The King’s praise for Johnson

History

Richard Petty is known as the King of NASCAR, and rightfully so. Over 25 years between 1960-84 Petty won 200 NASCAR races and seven championships. He started racing in 1958 and retired at end of ’92 after an epic career. Today, Richard Petty Motorsports continues to race, fielding four cars in 2009 and again in 2010 for Kasey Kahne, AJ Allmendinger, Elliott Sadler and Reed Sorenson. Nobody is more qualified than the King to assess Jimmie Johnson’s unprecedented achievement of winning four consecutive NASCAR championships.

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“I look at Jimmie the same as I look at Jeff Gordon or Darrell Waltrip or Cale Yarborough,” says Petty. “He’s doing his thing in his time. He’s got everything working. They’ve got a tremendous team and a driver’s no better than his team. He can take that team to the next level if he’s pushing them and the team is really good. The combination they have right now is sorta like the (NFL’s) New England Patriots were for four or five years, or Pittsburgh or Green Bay before that. I heard somebody say all the planets are lined up for Jimmie. It’s his time. He is the man of the hour.”

There’s plenty of debate criticising NASCAR’s 10-race ‘Chase for the Cup’ play-off format in comparison to the old season-long championship run over 30 or more races. What does Petty think about the Chase? “It’s kinda like apples and oranges,” says ‘The King’. “It’s hard to compare them. It is what it is today. I understand why NASCAR did it from a PR standpoint. It was really a smart move to get a little bit more publicity.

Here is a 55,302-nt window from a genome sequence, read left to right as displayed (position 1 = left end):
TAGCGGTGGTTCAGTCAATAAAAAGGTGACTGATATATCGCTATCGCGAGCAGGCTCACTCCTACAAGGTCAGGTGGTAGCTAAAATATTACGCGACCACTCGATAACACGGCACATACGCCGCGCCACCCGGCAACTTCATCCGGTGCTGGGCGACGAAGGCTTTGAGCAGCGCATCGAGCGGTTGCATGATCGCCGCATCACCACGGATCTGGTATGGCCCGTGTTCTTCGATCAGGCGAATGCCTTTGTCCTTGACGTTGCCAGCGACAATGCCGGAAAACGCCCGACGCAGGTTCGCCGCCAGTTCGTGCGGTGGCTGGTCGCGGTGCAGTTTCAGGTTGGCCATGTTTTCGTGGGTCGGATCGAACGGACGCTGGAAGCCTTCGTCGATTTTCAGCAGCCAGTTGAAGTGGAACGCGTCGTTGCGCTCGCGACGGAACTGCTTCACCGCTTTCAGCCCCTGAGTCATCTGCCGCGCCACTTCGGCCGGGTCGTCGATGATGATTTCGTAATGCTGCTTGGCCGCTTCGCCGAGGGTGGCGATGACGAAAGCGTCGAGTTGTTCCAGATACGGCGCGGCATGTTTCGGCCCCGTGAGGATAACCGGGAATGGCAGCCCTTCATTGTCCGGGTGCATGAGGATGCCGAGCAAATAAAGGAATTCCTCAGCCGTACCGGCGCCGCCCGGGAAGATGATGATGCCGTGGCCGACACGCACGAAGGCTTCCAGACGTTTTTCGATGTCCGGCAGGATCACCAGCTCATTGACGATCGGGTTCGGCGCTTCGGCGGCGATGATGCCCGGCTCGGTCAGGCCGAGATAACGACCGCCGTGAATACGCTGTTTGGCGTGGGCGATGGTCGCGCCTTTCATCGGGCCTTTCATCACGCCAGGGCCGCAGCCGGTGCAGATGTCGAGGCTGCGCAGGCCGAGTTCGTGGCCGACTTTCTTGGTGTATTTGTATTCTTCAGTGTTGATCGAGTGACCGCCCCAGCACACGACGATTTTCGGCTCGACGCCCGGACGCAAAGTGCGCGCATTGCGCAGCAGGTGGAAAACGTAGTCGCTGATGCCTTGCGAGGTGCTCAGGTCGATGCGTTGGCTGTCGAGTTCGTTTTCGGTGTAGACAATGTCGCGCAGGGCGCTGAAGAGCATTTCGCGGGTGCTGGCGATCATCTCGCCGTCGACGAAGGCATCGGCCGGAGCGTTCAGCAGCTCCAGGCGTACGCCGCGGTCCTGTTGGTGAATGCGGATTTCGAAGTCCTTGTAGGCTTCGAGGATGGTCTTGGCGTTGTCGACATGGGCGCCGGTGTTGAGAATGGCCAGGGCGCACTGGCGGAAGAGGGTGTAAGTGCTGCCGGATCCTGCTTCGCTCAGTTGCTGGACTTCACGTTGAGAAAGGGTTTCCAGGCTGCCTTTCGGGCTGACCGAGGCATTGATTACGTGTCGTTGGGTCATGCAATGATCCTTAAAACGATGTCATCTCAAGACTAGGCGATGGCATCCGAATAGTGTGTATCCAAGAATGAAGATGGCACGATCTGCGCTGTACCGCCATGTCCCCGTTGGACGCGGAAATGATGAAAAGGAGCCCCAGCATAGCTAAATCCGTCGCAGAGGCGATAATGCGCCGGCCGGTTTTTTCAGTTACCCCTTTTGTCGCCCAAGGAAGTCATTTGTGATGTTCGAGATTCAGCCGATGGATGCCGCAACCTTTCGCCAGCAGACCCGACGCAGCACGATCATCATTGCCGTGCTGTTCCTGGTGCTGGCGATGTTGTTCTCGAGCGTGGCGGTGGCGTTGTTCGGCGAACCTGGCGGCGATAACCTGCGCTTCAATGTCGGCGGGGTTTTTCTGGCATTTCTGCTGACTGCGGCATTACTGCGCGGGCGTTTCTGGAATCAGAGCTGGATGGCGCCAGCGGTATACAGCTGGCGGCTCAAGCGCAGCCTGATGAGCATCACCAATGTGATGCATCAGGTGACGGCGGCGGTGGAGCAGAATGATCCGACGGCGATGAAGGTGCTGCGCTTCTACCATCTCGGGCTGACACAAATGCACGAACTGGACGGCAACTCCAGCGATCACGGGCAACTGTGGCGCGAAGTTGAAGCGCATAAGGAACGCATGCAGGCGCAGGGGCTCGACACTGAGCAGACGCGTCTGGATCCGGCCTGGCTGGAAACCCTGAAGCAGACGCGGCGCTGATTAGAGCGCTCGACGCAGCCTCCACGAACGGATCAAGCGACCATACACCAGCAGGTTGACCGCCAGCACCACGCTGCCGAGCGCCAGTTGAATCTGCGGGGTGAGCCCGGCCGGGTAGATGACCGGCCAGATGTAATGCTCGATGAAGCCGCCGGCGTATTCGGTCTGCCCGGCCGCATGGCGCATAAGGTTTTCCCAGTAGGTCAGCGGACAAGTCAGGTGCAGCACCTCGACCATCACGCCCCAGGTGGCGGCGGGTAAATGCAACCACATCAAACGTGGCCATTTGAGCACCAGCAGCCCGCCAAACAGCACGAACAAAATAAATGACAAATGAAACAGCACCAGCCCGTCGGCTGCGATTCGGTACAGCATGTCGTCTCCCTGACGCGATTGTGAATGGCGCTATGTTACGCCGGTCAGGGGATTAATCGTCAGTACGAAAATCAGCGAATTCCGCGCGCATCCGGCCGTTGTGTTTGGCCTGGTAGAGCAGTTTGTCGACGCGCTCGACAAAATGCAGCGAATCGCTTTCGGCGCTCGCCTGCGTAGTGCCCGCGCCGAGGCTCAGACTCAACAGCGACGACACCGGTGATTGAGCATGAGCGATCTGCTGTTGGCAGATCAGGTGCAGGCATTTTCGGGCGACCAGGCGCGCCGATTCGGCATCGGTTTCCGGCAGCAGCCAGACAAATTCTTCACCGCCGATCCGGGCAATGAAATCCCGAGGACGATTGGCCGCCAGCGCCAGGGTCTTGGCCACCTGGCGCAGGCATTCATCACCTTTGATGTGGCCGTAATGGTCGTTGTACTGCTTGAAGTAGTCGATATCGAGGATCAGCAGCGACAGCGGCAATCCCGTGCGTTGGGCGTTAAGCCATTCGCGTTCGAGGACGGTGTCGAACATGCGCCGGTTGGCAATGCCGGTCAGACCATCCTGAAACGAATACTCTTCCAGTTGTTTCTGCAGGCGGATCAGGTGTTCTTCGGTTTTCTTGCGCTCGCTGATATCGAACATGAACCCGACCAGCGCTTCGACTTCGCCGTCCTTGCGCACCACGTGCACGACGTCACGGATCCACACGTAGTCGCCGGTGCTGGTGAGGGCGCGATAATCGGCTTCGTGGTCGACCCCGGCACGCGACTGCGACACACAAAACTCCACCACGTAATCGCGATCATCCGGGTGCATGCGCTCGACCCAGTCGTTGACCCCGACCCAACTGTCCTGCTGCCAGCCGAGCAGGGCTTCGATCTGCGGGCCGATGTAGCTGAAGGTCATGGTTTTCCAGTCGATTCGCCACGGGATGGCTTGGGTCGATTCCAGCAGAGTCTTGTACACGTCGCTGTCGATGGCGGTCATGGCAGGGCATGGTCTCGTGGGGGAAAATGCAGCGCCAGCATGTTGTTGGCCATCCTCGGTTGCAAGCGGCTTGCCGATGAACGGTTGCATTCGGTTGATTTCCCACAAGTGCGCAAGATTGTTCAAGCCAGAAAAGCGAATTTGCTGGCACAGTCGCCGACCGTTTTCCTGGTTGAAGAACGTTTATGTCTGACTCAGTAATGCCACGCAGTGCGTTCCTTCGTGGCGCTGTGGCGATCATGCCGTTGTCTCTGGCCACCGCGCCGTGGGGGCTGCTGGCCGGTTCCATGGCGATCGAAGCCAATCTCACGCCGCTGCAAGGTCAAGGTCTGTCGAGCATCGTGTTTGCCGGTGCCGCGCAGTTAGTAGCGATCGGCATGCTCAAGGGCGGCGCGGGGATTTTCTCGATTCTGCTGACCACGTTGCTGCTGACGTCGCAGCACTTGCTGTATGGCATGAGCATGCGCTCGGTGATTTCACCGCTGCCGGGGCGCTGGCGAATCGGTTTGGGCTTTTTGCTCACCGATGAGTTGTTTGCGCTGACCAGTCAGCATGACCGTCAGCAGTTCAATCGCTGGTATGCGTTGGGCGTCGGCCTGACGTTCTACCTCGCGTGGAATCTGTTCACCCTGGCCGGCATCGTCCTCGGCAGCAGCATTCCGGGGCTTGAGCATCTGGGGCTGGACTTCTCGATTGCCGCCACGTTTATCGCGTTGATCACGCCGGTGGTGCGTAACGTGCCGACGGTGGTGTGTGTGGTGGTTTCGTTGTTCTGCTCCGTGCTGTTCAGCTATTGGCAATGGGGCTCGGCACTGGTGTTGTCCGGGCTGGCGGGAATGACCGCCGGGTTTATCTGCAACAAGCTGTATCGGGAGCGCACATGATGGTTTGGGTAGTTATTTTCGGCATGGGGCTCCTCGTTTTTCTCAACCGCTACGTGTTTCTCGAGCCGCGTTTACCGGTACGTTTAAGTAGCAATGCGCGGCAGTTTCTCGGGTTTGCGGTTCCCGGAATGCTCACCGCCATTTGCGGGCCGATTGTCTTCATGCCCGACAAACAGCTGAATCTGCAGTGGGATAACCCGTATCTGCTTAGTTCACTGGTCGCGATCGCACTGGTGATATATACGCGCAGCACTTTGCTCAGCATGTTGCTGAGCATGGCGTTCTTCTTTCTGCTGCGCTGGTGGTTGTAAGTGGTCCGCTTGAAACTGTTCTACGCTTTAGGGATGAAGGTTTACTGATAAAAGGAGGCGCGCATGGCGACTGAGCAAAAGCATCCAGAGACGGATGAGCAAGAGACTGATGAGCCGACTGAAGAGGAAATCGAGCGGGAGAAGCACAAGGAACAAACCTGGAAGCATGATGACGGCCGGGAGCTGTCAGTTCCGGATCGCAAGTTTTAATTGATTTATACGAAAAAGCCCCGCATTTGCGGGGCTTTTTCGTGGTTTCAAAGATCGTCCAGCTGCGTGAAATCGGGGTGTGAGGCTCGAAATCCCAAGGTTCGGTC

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“It’s like the play-off concept. In football, baseball and basketball, everybody plays all year to get into the play-off and that’s the way NASCAR has decided to play its game. There’s no need to go back and compare. This is the way it is and that’s the way it was. You do your thing under those circumstances.”

Petty says there wasn’t much emphasis on the championship in his heyday. “It used to be that we didn’t even worry about the points,” he says. “The points were not in our vocabulary. We thought win races, win races. That was our vocabulary. The first time we thought about the points was when it got down to October or November. The championship didn’t mean near as much as it does now. I think we won championships and got a $2000 bonus or something. It wasn’t any big deal.

“I can understand these guys now because there’s so much money on the championship. You go to Daytona for the first race and everybody’s worried about the points. Today, people look at the individual races as a way to get to the point standings. The mentality of the way people race now is completely different.”

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Jimmie Johnson is fast becoming the most accomplished NASCAR driver of his generation but he’s got a long way to go to match the King, who’s still there in the thick of the action, almost always available to sign an autograph or pose for a photo. The man is a life lesson for everyone in the sport.

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